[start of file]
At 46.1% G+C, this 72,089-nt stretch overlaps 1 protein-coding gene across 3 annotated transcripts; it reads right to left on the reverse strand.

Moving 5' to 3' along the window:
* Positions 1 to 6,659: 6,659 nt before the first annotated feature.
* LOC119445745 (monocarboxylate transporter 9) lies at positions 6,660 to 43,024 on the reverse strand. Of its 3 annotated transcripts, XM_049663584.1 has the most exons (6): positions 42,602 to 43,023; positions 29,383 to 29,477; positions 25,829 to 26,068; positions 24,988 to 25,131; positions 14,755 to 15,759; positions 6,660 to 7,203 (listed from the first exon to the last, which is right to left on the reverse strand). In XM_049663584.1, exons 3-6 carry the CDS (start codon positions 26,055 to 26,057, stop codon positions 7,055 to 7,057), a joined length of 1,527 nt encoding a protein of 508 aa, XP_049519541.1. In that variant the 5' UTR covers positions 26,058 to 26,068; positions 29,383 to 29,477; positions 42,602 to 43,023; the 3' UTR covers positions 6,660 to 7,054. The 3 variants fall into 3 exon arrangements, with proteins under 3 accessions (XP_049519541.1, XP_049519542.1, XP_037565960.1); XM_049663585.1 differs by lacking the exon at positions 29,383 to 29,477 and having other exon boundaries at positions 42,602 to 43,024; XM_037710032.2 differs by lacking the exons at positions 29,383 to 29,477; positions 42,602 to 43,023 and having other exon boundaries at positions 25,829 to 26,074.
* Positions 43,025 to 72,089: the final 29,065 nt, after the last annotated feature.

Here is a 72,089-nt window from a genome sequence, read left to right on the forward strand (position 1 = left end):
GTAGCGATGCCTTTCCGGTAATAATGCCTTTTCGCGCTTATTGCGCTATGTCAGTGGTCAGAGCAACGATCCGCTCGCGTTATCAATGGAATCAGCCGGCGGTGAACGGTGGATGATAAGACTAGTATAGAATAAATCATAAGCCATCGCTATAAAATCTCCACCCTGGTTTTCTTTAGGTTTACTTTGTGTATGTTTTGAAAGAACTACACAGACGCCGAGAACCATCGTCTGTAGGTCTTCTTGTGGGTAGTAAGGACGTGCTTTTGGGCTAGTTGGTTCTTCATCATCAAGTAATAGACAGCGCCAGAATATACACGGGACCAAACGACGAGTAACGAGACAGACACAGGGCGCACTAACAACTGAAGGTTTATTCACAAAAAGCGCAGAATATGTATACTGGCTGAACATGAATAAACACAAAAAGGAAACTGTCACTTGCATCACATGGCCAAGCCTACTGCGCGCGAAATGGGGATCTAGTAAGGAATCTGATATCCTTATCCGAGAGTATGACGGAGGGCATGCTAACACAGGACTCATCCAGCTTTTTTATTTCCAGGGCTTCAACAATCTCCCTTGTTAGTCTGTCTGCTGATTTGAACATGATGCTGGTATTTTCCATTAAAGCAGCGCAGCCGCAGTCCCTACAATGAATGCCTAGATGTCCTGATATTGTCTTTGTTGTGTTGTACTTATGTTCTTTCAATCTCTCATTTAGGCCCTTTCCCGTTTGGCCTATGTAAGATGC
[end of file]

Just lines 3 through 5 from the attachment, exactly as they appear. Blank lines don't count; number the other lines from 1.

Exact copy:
* Positions 1 to 6,659: 6,659 nt before the first annotated feature.
* LOC119445745 (monocarboxylate transporter 9) lies at positions 6,660 to 43,024 on the reverse strand. Of its 3 annotated transcripts, XM_049663584.1 has the most exons (6): positions 42,602 to 43,023; positions 29,383 to 29,477; positions 25,829 to 26,068; positions 24,988 to 25,131; positions 14,755 to 15,759; positions 6,660 to 7,203 (listed from the first exon to the last, which is right to left on the reverse strand). In XM_049663584.1, exons 3-6 carry the CDS (start codon positions 26,055 to 26,057, stop codon positions 7,055 to 7,057), a joined length of 1,527 nt encoding a protein of 508 aa, XP_049519541.1. In that variant the 5' UTR covers positions 26,058 to 26,068; positions 29,383 to 29,477; positions 42,602 to 43,023; the 3' UTR covers positions 6,660 to 7,054. The 3 variants fall into 3 exon arrangements, with proteins under 3 accessions (XP_049519541.1, XP_049519542.1, XP_037565960.1); XM_049663585.1 differs by lacking the exon at positions 29,383 to 29,477 and having other exon boundaries at positions 42,602 to 43,024; XM_037710032.2 differs by lacking the exons at positions 29,383 to 29,477; positions 42,602 to 43,023 and having other exon boundaries at positions 25,829 to 26,074.
* Positions 43,025 to 72,089: the final 29,065 nt, after the last annotated feature.